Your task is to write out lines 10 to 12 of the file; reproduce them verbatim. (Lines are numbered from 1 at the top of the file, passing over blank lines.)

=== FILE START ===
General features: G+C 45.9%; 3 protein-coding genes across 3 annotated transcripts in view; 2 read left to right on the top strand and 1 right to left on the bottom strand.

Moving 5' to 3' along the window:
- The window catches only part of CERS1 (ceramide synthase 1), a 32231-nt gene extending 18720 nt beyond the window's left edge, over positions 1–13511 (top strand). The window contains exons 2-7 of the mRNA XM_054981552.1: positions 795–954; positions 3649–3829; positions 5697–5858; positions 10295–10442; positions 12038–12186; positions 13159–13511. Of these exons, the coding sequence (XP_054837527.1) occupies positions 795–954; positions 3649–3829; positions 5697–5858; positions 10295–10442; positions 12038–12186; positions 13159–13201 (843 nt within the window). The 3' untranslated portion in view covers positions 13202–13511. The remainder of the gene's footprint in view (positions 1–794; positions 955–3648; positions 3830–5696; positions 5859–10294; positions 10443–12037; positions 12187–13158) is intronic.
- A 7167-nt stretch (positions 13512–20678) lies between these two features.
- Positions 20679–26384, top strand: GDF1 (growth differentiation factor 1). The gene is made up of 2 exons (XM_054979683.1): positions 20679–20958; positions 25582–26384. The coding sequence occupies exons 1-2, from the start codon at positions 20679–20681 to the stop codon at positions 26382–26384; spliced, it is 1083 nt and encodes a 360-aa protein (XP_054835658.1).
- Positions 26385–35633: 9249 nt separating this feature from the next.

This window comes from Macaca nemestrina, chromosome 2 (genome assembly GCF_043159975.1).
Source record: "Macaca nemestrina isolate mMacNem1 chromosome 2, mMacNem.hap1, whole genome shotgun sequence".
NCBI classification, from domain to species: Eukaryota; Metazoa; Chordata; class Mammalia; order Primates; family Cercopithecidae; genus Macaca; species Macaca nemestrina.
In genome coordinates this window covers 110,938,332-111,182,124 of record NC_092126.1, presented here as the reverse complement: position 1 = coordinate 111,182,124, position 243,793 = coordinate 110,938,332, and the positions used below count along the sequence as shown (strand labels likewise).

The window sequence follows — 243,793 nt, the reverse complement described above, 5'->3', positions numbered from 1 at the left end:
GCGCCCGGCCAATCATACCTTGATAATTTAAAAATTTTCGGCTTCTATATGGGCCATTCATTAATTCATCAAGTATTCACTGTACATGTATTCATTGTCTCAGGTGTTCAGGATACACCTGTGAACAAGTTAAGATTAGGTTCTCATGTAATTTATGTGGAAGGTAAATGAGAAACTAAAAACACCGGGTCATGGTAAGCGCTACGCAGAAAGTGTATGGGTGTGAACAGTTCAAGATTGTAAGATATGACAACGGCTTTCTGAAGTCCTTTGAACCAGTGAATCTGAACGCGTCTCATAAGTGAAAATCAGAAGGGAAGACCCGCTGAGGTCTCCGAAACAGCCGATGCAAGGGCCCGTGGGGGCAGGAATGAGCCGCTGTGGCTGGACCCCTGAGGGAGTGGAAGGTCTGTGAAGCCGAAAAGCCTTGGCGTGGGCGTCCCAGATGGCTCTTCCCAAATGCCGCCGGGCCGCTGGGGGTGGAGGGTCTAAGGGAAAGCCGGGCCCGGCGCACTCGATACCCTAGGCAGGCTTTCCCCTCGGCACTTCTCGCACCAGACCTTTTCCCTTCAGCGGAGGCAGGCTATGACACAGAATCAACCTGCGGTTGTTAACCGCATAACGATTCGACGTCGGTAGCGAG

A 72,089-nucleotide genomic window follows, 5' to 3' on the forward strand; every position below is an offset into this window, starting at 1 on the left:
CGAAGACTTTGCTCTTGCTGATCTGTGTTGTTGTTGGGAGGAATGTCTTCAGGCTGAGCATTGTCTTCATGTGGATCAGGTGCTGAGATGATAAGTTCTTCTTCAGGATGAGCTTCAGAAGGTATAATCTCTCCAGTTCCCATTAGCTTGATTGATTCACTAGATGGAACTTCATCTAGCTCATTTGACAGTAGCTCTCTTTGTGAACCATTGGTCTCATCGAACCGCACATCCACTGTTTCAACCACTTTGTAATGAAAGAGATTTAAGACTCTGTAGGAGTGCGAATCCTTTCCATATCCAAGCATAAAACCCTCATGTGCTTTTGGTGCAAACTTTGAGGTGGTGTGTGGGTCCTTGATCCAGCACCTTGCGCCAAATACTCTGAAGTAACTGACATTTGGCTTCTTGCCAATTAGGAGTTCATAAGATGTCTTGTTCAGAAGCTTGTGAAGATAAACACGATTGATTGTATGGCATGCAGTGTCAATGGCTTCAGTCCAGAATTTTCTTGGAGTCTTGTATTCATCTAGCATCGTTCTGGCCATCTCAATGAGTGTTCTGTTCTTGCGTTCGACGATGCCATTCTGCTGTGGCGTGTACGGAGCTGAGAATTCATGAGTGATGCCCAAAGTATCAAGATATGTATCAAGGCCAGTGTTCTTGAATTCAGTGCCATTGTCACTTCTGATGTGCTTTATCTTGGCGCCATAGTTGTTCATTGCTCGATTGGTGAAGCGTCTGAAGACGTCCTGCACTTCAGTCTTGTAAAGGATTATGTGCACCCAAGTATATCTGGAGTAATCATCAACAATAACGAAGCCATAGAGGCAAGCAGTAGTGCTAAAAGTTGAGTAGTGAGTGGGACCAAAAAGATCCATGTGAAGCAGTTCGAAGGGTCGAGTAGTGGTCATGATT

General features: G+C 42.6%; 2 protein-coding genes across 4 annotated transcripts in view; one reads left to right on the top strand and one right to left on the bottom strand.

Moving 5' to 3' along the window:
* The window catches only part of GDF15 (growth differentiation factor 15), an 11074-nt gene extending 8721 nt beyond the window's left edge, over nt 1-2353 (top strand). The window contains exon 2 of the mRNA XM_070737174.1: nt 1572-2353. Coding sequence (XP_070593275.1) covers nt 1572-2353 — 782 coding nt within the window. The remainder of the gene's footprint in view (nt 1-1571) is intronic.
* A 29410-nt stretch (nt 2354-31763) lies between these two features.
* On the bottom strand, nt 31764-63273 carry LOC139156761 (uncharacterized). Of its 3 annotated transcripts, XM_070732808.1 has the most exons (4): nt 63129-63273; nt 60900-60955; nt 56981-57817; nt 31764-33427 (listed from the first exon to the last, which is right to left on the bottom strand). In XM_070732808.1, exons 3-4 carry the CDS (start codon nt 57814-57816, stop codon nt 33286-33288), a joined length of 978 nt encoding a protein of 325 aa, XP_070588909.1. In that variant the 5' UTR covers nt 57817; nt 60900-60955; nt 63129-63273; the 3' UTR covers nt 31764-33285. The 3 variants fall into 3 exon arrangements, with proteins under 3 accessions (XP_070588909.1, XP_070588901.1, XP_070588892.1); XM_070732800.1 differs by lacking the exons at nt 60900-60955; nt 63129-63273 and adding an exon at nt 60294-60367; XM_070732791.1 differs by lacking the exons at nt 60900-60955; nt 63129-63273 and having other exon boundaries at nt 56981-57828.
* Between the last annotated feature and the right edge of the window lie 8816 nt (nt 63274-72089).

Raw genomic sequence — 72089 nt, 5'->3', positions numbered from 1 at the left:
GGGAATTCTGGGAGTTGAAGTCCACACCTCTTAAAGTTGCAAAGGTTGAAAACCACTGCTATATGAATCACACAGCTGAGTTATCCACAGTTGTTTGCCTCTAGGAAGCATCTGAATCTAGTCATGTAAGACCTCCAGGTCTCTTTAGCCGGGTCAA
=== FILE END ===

In genome coordinates this window covers 110,938,332-111,182,124 of record NC_092126.1, presented here as the reverse complement: position 1 = coordinate 111,182,124, position 243,793 = coordinate 110,938,332, and the positions used below count along the sequence as shown (strand labels likewise).

The window sequence follows — 243,793 nt, the reverse complement described above, 5'->3', positions numbered from 1 at the left end:
GCGCCCGGCCAATCATACCTTGATAATTTAAAAATTTTCGGCTTCTATATGGGCCATTCATTAATTCATCAAGTATTCACTGTACATGTATTCATTGTCTCAGGTGTTCAGGATACACCTGTGAACAAGTTAAGATTAGGTTCTCATGTAATTTATGTGGAAGGTAAATGAGAAACTAAAAACACCGGGTCATGGTAAGCGCTACGCAGAAAGTGTATGGGTGTGAACAGTTCAAGATTGTAAGATATGACAACGGCTTTCTGAAGTCCTTTGAACCAGTGAATCTGAACGCGTCTCATAAGTGAAAATCAGAAGGGAAGACCCGCTGAGGTCTCCGAAACAGCCGATGCAAGGGCCCGTGGGGGCAGGAATGAGCCGCTGTGGCTGGACCCCTGAGGGAGTGGAAGGTCTGTGAAGCCGAAAAGCCTTGGCGTGGGCGTCCCAGATGGCTCTTCCCAAATGCCGCCGGGCCGCTGGGGGTGGAGGGTCTAAGGGAAAGCCGGGCCCGGCGCACTCGATACCCTAGGCAGGCTTTCCCCTCGGCACTTCTCGCACCAGACCTTTTCCCTTCAGCGGAGGCAGGCTATGACACAGAATCAACCTGCGGTTGTTAACCGCATAACGATTCGACGTCGGTAGCGAG